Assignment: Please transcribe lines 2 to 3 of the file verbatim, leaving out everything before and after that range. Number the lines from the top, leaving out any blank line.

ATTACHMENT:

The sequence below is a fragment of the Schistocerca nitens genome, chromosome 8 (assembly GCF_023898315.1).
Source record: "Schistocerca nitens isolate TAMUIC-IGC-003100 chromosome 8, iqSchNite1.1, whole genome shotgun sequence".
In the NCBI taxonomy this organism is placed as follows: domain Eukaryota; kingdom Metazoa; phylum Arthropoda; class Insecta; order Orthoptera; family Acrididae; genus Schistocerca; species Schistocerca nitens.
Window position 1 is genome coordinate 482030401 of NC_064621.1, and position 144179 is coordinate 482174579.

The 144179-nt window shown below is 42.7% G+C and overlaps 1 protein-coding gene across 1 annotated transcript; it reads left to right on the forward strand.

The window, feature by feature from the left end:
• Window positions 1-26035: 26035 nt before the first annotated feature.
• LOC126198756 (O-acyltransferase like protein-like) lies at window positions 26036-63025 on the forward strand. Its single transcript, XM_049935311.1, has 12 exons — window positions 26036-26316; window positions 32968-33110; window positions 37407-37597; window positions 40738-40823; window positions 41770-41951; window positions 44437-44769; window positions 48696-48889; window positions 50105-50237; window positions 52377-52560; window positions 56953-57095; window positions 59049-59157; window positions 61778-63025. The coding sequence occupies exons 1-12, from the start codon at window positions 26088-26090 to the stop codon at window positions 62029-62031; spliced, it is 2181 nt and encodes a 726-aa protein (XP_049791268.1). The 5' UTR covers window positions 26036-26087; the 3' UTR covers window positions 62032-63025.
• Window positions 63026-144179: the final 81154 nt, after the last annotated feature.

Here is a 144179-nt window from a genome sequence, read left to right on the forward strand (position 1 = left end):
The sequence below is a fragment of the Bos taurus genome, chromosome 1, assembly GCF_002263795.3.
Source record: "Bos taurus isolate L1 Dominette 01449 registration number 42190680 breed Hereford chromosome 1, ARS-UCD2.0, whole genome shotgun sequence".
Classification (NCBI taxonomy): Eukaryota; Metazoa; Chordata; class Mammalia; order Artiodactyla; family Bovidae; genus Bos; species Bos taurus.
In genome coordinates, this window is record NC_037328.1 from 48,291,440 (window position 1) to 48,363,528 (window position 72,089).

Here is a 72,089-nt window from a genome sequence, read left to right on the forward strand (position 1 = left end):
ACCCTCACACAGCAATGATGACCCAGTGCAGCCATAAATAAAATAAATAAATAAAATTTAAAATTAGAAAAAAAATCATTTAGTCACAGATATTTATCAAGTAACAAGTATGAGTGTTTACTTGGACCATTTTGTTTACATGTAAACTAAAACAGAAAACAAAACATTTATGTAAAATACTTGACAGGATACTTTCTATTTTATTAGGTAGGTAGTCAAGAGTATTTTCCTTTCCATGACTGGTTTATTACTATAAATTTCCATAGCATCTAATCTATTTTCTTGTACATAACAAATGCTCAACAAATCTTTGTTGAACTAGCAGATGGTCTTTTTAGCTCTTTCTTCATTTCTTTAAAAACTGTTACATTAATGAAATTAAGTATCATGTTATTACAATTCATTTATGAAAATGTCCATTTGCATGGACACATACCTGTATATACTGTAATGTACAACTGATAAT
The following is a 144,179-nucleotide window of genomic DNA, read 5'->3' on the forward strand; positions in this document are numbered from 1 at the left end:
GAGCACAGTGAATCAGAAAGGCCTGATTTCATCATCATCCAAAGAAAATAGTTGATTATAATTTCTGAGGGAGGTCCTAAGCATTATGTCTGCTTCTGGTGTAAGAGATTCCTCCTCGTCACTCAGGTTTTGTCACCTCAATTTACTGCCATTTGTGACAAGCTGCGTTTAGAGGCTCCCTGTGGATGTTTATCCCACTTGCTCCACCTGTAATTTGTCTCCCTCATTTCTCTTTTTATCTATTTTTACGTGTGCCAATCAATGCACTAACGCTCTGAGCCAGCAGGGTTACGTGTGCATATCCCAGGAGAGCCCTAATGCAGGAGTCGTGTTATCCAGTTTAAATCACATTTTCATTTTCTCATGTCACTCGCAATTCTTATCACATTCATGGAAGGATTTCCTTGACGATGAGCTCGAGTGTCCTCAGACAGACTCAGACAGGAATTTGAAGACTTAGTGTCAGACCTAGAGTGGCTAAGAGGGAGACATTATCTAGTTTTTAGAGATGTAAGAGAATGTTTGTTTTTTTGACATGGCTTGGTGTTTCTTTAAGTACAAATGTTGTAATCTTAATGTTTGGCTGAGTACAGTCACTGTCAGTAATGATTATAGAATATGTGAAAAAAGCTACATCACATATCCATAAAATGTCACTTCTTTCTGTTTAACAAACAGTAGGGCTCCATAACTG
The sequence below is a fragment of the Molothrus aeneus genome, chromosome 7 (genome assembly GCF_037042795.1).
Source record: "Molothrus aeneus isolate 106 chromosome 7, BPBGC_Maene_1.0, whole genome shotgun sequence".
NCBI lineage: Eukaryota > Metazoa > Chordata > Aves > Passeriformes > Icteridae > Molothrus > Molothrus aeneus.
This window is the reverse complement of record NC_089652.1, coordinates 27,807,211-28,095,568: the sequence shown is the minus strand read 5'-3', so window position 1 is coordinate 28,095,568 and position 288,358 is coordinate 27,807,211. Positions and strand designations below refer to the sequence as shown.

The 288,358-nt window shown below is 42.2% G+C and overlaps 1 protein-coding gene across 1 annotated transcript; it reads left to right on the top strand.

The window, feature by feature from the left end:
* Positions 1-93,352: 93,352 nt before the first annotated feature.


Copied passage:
Source record: "Schistocerca nitens isolate TAMUIC-IGC-003100 chromosome 8, iqSchNite1.1, whole genome shotgun sequence".
In the NCBI taxonomy this organism is placed as follows: domain Eukaryota; kingdom Metazoa; phylum Arthropoda; class Insecta; order Orthoptera; family Acrididae; genus Schistocerca; species Schistocerca nitens.